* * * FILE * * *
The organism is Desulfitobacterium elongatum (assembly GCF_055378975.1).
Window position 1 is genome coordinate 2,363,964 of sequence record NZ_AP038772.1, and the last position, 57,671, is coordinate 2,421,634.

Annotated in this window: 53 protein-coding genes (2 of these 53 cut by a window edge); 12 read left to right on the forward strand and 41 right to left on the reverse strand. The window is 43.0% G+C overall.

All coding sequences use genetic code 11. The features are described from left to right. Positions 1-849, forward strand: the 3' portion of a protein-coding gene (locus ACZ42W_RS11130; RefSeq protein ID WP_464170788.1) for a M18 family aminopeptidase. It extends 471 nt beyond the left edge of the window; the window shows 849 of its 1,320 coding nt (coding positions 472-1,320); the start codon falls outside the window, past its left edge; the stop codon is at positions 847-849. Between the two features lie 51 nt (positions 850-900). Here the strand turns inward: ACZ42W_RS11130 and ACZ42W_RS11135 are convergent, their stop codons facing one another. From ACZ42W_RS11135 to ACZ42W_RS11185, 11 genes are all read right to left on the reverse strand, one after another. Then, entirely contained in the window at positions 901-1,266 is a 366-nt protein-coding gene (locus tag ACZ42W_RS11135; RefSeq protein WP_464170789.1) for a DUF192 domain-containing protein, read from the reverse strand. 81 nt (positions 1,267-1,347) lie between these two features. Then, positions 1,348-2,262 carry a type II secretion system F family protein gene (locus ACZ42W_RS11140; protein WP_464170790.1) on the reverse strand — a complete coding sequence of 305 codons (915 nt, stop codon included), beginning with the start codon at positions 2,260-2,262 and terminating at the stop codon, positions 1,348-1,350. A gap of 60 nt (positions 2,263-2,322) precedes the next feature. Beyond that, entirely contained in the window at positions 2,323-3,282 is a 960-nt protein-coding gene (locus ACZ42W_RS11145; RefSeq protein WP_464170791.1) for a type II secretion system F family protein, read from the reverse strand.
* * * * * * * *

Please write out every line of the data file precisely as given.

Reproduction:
The organism is Desulfitobacterium elongatum (assembly GCF_055378975.1).
Window position 1 is genome coordinate 2,363,964 of sequence record NZ_AP038772.1, and the last position, 57,671, is coordinate 2,421,634.

Annotated in this window: 53 protein-coding genes (2 of these 53 cut by a window edge); 12 read left to right on the forward strand and 41 right to left on the reverse strand. The window is 43.0% G+C overall.

All coding sequences use genetic code 11. The features are described from left to right. Positions 1-849, forward strand: the 3' portion of a protein-coding gene (locus ACZ42W_RS11130; RefSeq protein ID WP_464170788.1) for a M18 family aminopeptidase. It extends 471 nt beyond the left edge of the window; the window shows 849 of its 1,320 coding nt (coding positions 472-1,320); the start codon falls outside the window, past its left edge; the stop codon is at positions 847-849. Between the two features lie 51 nt (positions 850-900). Here the strand turns inward: ACZ42W_RS11130 and ACZ42W_RS11135 are convergent, their stop codons facing one another. From ACZ42W_RS11135 to ACZ42W_RS11185, 11 genes are all read right to left on the reverse strand, one after another. Then, entirely contained in the window at positions 901-1,266 is a 366-nt protein-coding gene (locus tag ACZ42W_RS11135; RefSeq protein WP_464170789.1) for a DUF192 domain-containing protein, read from the reverse strand. 81 nt (positions 1,267-1,347) lie between these two features. Then, positions 1,348-2,262 carry a type II secretion system F family protein gene (locus ACZ42W_RS11140; protein WP_464170790.1) on the reverse strand — a complete coding sequence of 305 codons (915 nt, stop codon included), beginning with the start codon at positions 2,260-2,262 and terminating at the stop codon, positions 1,348-1,350. A gap of 60 nt (positions 2,263-2,322) precedes the next feature. Beyond that, entirely contained in the window at positions 2,323-3,282 is a 960-nt protein-coding gene (locus ACZ42W_RS11145; RefSeq protein WP_464170791.1) for a type II secretion system F family protein, read from the reverse strand.